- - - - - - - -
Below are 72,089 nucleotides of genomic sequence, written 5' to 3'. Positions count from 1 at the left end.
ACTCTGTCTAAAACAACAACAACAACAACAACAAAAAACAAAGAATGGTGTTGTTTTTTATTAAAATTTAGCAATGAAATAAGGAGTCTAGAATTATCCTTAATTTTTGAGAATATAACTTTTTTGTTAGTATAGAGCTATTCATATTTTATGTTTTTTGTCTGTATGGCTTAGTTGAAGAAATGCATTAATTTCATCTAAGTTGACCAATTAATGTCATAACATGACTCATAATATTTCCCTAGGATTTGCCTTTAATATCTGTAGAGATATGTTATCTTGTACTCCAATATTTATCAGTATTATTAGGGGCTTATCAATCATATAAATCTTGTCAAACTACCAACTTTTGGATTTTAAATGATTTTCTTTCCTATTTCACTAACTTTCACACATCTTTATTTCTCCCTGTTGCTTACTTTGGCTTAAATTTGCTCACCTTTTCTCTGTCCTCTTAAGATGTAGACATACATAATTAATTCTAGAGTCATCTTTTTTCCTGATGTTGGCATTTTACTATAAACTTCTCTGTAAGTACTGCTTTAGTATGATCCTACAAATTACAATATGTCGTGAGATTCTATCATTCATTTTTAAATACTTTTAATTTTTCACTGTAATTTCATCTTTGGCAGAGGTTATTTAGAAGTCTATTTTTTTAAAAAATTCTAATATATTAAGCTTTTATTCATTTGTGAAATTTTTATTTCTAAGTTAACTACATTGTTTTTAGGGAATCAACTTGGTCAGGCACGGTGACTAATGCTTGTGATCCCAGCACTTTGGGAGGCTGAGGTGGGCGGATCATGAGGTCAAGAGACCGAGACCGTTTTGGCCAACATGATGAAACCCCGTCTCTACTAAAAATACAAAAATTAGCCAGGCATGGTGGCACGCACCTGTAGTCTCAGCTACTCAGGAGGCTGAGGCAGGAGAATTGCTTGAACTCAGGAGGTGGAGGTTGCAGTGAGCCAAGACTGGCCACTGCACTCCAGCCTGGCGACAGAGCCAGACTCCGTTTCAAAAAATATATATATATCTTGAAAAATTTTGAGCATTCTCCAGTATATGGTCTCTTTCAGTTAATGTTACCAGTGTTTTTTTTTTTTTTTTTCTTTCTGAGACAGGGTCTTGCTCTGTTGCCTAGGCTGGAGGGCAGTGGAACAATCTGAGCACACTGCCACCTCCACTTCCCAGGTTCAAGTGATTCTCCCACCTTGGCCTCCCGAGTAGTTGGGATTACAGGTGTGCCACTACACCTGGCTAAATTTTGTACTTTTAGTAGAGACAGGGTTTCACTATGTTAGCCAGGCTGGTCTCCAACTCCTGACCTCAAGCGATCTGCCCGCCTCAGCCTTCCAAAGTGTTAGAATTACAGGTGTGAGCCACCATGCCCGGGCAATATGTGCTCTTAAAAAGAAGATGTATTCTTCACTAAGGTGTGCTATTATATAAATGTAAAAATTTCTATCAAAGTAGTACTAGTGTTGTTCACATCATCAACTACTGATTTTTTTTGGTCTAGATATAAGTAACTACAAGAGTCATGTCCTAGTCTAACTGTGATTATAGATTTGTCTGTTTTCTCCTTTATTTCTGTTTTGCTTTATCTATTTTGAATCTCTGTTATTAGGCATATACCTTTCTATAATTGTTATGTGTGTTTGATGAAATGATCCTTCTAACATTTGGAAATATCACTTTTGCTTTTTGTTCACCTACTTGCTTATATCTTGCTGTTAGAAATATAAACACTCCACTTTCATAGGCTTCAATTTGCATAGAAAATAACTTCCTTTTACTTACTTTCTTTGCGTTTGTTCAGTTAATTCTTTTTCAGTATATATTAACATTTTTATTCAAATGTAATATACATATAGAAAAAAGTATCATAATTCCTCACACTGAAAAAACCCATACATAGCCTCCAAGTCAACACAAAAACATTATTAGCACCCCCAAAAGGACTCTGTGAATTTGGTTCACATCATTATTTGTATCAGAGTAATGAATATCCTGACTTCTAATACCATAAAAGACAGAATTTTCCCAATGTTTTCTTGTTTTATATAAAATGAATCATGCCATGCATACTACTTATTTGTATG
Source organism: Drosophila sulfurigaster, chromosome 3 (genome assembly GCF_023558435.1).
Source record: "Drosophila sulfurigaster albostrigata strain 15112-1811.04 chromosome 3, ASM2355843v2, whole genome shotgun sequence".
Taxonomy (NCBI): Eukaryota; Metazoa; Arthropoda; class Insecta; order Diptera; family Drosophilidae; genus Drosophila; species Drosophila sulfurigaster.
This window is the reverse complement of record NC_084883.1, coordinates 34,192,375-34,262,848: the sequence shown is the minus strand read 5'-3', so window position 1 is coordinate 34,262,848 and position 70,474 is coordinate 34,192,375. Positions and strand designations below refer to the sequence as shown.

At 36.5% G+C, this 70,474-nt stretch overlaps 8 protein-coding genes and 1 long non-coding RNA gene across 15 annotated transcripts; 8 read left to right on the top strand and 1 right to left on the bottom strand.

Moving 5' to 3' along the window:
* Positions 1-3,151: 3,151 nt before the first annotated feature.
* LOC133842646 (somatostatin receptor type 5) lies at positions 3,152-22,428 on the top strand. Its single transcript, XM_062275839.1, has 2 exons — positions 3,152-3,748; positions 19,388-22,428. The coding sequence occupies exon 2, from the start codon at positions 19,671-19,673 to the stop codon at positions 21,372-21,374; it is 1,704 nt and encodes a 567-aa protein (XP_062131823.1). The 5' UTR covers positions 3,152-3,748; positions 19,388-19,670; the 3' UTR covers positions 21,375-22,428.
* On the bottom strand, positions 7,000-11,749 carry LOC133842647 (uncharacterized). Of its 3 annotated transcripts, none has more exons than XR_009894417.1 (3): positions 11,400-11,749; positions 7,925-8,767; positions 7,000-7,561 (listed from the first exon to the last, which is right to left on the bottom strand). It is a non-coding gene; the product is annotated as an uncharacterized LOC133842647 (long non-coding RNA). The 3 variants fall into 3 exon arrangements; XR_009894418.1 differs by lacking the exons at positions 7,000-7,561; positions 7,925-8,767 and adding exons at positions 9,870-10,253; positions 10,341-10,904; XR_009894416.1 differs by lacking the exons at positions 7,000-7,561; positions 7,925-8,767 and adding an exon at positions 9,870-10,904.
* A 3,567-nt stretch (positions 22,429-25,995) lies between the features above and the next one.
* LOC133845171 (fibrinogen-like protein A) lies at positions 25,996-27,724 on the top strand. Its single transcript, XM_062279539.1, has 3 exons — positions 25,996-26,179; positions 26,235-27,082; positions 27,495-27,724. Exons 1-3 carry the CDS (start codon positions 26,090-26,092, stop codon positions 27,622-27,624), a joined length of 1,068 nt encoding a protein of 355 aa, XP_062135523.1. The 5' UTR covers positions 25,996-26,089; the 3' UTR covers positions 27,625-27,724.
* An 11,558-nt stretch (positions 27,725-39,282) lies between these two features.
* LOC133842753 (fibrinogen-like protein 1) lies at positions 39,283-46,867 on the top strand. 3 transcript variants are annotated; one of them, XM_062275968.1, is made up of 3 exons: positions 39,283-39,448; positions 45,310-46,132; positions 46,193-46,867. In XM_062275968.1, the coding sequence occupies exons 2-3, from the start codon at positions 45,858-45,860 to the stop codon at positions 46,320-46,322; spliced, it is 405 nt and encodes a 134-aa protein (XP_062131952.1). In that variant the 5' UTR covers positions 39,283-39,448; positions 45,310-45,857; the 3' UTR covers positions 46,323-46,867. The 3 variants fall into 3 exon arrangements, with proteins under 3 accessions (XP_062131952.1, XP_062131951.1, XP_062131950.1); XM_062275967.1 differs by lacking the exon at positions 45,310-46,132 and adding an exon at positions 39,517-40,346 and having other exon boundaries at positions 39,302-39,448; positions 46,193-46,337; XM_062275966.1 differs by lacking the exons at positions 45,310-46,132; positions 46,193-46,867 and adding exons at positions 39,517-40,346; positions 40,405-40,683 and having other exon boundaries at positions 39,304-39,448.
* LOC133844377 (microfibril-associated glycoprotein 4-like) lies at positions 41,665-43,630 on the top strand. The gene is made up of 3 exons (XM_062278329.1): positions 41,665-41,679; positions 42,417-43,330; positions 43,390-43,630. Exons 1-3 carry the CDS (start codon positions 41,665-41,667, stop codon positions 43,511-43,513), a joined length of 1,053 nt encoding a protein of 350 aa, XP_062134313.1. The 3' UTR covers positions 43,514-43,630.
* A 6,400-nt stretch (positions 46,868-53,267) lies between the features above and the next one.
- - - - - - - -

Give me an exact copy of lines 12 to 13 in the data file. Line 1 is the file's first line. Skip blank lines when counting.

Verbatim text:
* A 3,567-nt stretch (positions 22,429-25,995) lies between the features above and the next one.
* LOC133845171 (fibrinogen-like protein A) lies at positions 25,996-27,724 on the top strand. Its single transcript, XM_062279539.1, has 3 exons — positions 25,996-26,179; positions 26,235-27,082; positions 27,495-27,724. Exons 1-3 carry the CDS (start codon positions 26,090-26,092, stop codon positions 27,622-27,624), a joined length of 1,068 nt encoding a protein of 355 aa, XP_062135523.1. The 5' UTR covers positions 25,996-26,089; the 3' UTR covers positions 27,625-27,724.